Shortly before 10am, Kerle crashed his car into a concrete wall after veering onto the right hand side of the road and colliding at high speed on an Armco rail on a bridge crossing at Alma Creek on the Burnett Highway. Kerle sustained significant injuries, including a brain injury and fractures of his ankle, nose and skull. Kerle had no memory of the accident or the events leading up to it.

Alleging the accident was caused by fatigue, Kerle sued his employer Axial HR Pty Ltd (“Axial”), his host employer, HMP Constructions Pty Ltd (“HMP”) and the operator of the Norwich Park Mine, BM Alliance Coal Operations Pty Ltd (“BMA”). Continue reading “Employers & Mine Operator liable for worker’s injuries after work”

Failure to appear conviction quashed on appeal

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It is a criminal offence for a Defendant in criminal proceedings to fail to appear in court unless they have a reasonable excuse to do so. A recent case which resulted in an acquittal of such a charge sheds light on the meaning of reasonable excuse for the purposes of s33 of the Bail Act 1980 (Qld).

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Legal Aid Funding for Co-Accused Representation Policy Changed in Aftermath of Decision in R v Pham

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The matter concerned drug trafficking charges involving 3 co-defendants, including Mr Pham. Legal Aid provided the funding to private lawyers to represent the 3 co-accused at the trial. The co-defendants were all represented by the same firm of solicitors, although not by the same individual solicitors from within that firm.

At trial, one of Mr Pham’s co-defendants gave evidence that implicated Mr Pham in the drug-trafficking crime. Mr Pham did not give nor call any evidence, and relied solely on the evidence given by that co-defendant for his own defence.

Mr Pham was convicted of the drug-trafficking offence as a result of that trial. In making this appeal, Mr Pham alleged that the solicitors representing the co-defendants had failed to advise him about the content of this evidence before the trial. Mr Pham further alleged that this failure allowed him to be inculpated without being afforded the opportunity to explain himself, and that as a result he did not have a fair trial.

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Lorna Jane’s comprehensive court win

Posted on Categories civil litigation, Evidence, Industrial relations, Negligence, Personal Injury Tags , , , , , , , 1 Comment on Lorna Jane’s comprehensive court win

Amy Louise Robinson was employed by activewear company Lorna Jane Pty Ltd between July and December 2012 as manager of Lorna Jane’s DFO store at Skygate near Brisbane Airport.

Ms Robinson claimed to have suffered a psychiatric injury from workplace bullying by Megan McCarthy (Lorna Jane’s learning and development manager) and haemorrhoids when lifting and moving heavy boxes of stock during the course of her employment.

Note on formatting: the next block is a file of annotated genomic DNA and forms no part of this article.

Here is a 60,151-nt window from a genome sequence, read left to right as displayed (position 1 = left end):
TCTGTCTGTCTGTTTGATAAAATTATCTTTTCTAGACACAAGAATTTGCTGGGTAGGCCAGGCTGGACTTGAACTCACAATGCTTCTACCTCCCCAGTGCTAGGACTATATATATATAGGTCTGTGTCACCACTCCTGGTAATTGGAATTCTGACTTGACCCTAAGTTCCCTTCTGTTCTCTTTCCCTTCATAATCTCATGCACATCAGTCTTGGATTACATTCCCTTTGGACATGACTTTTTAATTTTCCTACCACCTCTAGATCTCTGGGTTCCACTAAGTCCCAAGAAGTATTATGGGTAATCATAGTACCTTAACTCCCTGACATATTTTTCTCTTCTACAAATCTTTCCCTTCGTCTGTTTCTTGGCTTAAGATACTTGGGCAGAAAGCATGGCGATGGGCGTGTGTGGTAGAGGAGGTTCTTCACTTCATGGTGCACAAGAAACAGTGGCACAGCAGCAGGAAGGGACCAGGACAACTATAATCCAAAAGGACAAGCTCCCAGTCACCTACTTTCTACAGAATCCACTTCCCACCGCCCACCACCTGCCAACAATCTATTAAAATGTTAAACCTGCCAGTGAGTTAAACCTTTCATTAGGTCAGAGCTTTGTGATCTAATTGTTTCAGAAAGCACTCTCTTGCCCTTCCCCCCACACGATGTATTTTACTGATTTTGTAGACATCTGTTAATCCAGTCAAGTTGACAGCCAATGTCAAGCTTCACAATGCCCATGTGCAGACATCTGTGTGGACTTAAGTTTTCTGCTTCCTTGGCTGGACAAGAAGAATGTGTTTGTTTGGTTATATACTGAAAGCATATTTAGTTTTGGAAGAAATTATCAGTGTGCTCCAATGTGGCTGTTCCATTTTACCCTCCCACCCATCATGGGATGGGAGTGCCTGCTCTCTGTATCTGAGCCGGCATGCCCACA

Relevant law

Vicarious liability is a common law principle which imposes liability despite the employer’s not itself being at fault. The claim for psychiatric injury alleged that Lorna Jane was vicariously liable for the actions of McCarthy and also that an email from a former DFO store employee named Ms Maninnen which alleged ill-treatment of Robinson by McCarthy had put the company ‘on notice’ and that it had subsequently failed to investigate.
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Identity politics, political correctness and section 18C of the Racial Discrimination Act

Posted on Categories Human rights, Judiciary, Liberty Tags , , , , , , , , , , , , , , , , 4 Comments on Identity politics, political correctness and section 18C of the Racial Discrimination Act

On 4 November 2016, Judge Jarrett of the Federal Circuit Court of Australia dismissed a claim brought by Cindy Prior under section 18C of the Racial Discrimination Act 1975 (Cth) as a result of posts published on Facebook by students at the Queensland University of Technology that complained of being kicked out of an ‘Indigenous only’ computer lab. This ends a 3 year long legal saga and ordeal for the students concerned.
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Things to do when you separate from your partner

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Have you just separated? Are you thinking of separating? If so, here is a list of useful things to do as soon as you can.
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How to be an impressive witness in court

Posted on Categories Evidence, Judiciary Tags , , , , , , , , Leave a comment on How to be an impressive witness in court
Introduction

Witnesses are usually assessed according to their credibility and reliability.

In cases where there are disputes of fact, the performance of the relevant witnesses will be critical, as the case is likely to be determined according to which witnesses are believed and which are not.

This article discusses dome of the do’s and don’ts involved in giving evidence at a hearing.